14. When the sub-section deals with legal presumption it is to be understood as in terrorem i.e. in tone of a command that it has to be presumed that the accused accepted the gratification as a motive or reward for doing or forbearing to do any official act etc., if the condition envisaged in the former part of the section is satisfied. The only condition for drawing such a legal presumption under Section 20 is that during trial it should be proved that the accused has accepted or agreed to accept any gratification. The section does not say that the said condition should be satisfied through direct evidence. Its only requirement is that it must be proved that the accused has accepted or agreed to accept gratification. Direct evidence is one of the modes through which a fact can be proved. But that is not the only mode envisaged in the Evidence Act.

15. The word "proof" need be understood in the sense in which it is defined in the Evidence Act because proof depends upon the admissibility of evidence. A fact is said to be proved when, after considering the matters before it, the court either believes it to exist, or considers its existence so probable that a prudent man ought, under the circumstances of the particular case, to act upon the supposition that it exists. This is the definition given for the word "proved" in the Evidence Act. What is required is production of such materials on which the court can reasonably act to reach the supposition that a fact exists.

Proof of the fact depends upon the degree of probability of its having existed. The standard required for reaching the supposition is that of a prudent man acting in any important matter concerning him. Fletcher Moulton L.J. in Hawkins v. Powells Tillery Steam Coal Co. Ltd. observed like this: "Proof does not mean proof to rigid mathematical demonstration, because that is impossible; it must mean such evidence as would induce a reasonable man to come to a particular conclusion."

16. The said observation has stood the test of time and can now be followed as the standard of proof. In reaching the conclusion the court can use the process of inferences to be drawn from facts produced or proved. Such inferences are akin to presumptions in law. Law gives absolute discretion to the court to presume the existence of any fact which it thinks likely to have happened. In that process the court may have regard to common course of natural events, human conduct, public or private business vis-à-vis the facts of the particular case. The discretion is clearly envisaged in Section 114 of the Evidence Act.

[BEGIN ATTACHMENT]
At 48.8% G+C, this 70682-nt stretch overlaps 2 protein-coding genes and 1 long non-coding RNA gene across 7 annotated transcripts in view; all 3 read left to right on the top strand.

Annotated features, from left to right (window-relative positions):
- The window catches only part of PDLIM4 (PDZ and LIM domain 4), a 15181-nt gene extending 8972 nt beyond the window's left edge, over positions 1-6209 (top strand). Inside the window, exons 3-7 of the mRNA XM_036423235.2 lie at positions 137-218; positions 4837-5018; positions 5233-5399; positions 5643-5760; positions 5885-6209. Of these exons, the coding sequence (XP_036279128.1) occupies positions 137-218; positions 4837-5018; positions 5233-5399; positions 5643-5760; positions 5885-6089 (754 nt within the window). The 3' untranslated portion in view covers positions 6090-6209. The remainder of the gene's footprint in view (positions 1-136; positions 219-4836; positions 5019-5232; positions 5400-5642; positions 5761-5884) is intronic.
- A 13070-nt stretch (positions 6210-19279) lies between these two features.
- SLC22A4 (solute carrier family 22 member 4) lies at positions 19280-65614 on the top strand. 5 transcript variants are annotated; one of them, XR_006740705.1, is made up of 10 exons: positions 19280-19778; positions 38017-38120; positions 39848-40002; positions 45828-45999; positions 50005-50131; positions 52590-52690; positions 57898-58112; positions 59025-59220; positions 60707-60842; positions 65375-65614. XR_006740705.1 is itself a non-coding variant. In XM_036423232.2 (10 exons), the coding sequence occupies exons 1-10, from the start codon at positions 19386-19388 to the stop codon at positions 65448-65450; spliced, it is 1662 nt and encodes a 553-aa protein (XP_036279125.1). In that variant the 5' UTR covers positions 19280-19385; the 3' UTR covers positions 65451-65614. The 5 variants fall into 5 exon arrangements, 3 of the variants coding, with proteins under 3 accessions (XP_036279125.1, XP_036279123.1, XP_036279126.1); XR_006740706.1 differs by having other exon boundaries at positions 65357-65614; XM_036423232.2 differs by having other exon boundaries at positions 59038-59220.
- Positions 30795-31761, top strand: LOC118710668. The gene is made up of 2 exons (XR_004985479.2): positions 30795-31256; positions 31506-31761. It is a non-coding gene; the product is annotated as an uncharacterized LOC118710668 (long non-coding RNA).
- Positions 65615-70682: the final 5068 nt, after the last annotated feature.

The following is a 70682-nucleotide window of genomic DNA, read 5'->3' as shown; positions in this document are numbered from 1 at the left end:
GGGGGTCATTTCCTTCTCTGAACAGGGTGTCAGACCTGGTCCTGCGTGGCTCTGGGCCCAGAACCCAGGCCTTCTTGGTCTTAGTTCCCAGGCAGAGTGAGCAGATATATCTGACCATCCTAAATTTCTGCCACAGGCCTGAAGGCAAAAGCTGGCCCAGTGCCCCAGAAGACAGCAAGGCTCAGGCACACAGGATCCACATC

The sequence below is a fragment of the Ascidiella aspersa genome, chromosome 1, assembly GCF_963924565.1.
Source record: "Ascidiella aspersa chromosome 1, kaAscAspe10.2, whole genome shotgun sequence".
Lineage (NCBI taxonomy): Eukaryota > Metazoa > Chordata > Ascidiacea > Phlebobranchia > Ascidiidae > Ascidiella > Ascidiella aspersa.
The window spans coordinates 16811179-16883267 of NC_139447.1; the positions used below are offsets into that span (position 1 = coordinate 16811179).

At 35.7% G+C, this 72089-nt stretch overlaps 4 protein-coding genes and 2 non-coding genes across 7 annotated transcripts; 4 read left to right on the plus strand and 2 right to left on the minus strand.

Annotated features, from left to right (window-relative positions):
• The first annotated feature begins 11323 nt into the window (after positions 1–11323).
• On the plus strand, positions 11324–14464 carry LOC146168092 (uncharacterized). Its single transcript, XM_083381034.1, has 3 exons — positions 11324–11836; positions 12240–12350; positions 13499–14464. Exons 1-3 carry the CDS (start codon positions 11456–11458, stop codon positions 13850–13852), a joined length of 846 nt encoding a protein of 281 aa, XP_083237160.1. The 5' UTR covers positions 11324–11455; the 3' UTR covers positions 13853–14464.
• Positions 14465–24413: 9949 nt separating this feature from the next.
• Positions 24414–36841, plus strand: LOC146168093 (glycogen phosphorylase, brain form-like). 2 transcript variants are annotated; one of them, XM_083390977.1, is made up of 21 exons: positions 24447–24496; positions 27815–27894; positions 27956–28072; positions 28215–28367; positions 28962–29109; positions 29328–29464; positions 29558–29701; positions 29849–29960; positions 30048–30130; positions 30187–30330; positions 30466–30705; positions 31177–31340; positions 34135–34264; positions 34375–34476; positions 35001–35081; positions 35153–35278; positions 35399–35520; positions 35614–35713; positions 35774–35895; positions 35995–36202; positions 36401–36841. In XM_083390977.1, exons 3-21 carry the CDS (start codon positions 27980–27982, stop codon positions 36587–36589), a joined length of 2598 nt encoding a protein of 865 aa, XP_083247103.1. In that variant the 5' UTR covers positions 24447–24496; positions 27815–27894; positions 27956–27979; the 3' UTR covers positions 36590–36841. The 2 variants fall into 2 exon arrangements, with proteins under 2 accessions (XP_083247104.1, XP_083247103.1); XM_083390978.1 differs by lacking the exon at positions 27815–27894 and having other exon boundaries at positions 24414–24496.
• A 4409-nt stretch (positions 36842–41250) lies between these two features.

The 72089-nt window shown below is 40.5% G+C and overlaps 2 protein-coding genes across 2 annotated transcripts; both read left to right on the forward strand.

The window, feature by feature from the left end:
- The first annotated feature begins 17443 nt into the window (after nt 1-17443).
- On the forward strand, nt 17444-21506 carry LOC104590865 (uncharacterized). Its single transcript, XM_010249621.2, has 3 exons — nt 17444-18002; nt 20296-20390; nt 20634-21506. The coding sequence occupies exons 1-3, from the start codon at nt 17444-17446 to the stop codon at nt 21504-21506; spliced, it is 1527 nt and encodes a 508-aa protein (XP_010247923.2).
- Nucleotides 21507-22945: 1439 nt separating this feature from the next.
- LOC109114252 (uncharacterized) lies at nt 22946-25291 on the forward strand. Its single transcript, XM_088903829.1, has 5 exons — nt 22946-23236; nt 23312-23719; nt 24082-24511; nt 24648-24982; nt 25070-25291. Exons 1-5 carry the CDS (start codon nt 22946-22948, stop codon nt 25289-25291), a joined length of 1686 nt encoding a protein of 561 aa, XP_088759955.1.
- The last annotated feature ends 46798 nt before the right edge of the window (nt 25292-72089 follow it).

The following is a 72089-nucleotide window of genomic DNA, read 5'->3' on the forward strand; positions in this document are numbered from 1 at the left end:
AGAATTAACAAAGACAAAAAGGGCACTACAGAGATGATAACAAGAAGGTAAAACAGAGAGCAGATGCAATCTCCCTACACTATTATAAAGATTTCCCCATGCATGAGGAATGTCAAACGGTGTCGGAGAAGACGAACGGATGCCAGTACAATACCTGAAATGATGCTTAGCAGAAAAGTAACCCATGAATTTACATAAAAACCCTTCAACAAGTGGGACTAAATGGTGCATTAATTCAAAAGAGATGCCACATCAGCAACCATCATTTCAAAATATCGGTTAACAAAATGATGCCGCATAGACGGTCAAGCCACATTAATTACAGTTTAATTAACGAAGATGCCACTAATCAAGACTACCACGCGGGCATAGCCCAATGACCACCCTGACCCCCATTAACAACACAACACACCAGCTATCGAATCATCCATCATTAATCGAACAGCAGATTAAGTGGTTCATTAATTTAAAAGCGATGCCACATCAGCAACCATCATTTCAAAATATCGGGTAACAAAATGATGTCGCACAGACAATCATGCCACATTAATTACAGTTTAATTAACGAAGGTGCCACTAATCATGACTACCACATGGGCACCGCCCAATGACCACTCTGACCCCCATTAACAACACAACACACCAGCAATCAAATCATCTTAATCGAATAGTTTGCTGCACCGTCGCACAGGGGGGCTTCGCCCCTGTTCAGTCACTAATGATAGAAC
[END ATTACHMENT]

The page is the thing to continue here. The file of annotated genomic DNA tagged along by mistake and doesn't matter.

17. Presumption is an inference of a certain fact drawn from other proved facts. While inferring the existence of a fact from another, the court is only applying a process of intelligent reasoning which the mind of a prudent man would do under similar circumstances. Presumption is not the final conclusion to be drawn from other facts. But it could as well be final if it [pic]remains undisturbed later. Presumption in law of evidence is a rule indicating the stage of shifting the burden of proof. From a certain fact or facts the court can draw an inference and that would remain until such inference is either disproved or dispelled.

18. For the purpose of reaching one conclusion the court can rely on a factual presumption. Unless the presumption is disproved or dispelled or rebutted, the court can treat the presumption as tantamounting to proof. However, as a caution of prudence we have to observe that it may be unsafe to use that presumption to draw yet another discretionary presumption unless there is a statutory compulsion. This Court has indicated so in Suresh Budharmal Kalani v. State of Maharashtra. "A presumption can be drawn only from facts - and not from other presumptions - by a process of probable and logical reasoning."

22. The High Court further held that in view of the presumption as envisaged under Section 20 of the Act, it was the duty of the accused to have rebutted the same by producing cogent evidence on record. The accused has failed to discharge that onus. No doubt as held in the case of Subash Parbat (supra); "The Statutory presumption cannot be raised for an offence u/s 13(1) (d) of the Act." However, for an offence under section 7 of the Act this presumption would arise.